Adding Tech into the Classroom

Let’s start with the first point:
DON’T ADD TECH FOR THE SAKE OF TECH
Technology, while an integral part of today’s society, suffers when integrated in ways that are antithetical to good teaching. We don’t give “free time” generally with anything else, why would we do so with technology? Our first thought needs to be the good pedagogy – the inquiry, problem solving, the student voice and choice – then how we can support with technology. Trying to hammer in something cool without working on the seamless integration takes time and careful thought.

That being said, it really isn’t very hard to start adding technology into your classroom. Let’s start with some basics.

Starting your Classroom with Classroom

The first step is to create a landing place for you and your students to share and disseminate information, tools, assignments and anything else that your class needs. My current favourite is Google Classroom, partially because we are a GoogleApps board, but also because it is an easy way to have a walled garden within which to play. Check out this slideshow on the basics of Google Classroom.

Now that you have the basics, why not try and set up your own classroom. See below for the basics:

Be Better Searchers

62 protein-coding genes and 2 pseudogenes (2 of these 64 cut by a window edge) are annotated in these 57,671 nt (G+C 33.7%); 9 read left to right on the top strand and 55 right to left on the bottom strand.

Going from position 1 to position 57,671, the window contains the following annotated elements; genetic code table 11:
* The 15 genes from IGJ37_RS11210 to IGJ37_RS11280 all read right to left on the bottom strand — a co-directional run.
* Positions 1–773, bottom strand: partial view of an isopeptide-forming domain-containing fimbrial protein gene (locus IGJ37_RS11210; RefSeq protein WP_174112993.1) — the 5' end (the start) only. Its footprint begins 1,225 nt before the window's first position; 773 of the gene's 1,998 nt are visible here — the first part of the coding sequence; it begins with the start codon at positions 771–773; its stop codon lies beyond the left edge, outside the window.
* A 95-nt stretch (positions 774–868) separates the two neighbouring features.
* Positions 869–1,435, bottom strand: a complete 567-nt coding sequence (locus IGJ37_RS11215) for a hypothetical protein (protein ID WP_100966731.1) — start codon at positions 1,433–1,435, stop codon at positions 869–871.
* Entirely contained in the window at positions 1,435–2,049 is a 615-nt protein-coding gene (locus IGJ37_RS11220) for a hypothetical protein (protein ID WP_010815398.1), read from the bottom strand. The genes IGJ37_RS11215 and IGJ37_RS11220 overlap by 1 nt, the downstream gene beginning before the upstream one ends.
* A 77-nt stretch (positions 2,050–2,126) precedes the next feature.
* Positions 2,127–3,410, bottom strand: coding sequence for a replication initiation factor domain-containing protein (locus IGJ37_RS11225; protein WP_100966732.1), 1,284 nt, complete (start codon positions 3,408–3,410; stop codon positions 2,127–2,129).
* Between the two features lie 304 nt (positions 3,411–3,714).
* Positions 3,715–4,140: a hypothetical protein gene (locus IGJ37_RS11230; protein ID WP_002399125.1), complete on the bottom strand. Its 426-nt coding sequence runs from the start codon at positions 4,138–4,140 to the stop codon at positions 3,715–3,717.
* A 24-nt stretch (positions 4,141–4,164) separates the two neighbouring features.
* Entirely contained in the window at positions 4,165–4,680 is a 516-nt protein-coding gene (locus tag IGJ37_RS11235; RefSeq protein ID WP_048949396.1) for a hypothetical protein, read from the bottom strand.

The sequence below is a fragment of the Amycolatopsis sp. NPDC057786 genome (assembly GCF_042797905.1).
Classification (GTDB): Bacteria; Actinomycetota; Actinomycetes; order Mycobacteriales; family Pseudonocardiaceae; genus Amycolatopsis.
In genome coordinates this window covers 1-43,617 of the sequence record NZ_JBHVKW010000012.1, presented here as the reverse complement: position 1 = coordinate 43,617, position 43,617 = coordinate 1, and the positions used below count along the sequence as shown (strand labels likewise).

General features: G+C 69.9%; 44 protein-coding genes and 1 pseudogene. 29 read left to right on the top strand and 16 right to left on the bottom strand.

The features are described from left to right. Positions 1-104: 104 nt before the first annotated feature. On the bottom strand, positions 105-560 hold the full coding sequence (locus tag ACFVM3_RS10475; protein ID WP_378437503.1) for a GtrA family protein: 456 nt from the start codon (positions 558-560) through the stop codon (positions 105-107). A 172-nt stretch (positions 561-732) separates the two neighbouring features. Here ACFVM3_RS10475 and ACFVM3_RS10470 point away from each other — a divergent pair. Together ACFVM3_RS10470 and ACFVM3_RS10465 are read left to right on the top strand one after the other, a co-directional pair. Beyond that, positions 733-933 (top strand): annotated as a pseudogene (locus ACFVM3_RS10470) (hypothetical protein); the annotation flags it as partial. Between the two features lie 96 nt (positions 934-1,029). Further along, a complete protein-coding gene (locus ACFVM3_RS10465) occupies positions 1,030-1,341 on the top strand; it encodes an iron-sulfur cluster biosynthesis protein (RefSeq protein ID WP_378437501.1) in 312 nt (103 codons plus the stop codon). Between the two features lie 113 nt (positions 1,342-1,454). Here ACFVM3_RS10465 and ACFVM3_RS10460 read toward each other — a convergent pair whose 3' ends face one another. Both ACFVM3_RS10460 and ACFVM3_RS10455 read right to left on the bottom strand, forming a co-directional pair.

Let’s face it, searching is a skill you have to learn. We are not innately good searchers, and students especially need tools to help them sift through the tsunami of information at their fingertips.

Allowing your students to make mistakes and judge their own sources will give them the skills to be better. You can use these google docs to help your students along.

Search Skills Checklist

Making Better Movies

Our first instinct when filming is to keep a camera static and capture what is essentially a skit filmed. While easy to share, it quickly becomes uninteresting. Why not do a unit on film, that leads students to be better filmmakers? Your students will be engaged, and you will get better products back! Check out this presentation below for good places to start.

I always find that OKGO is a great place to start when getting students to see how much can be created for very little cost: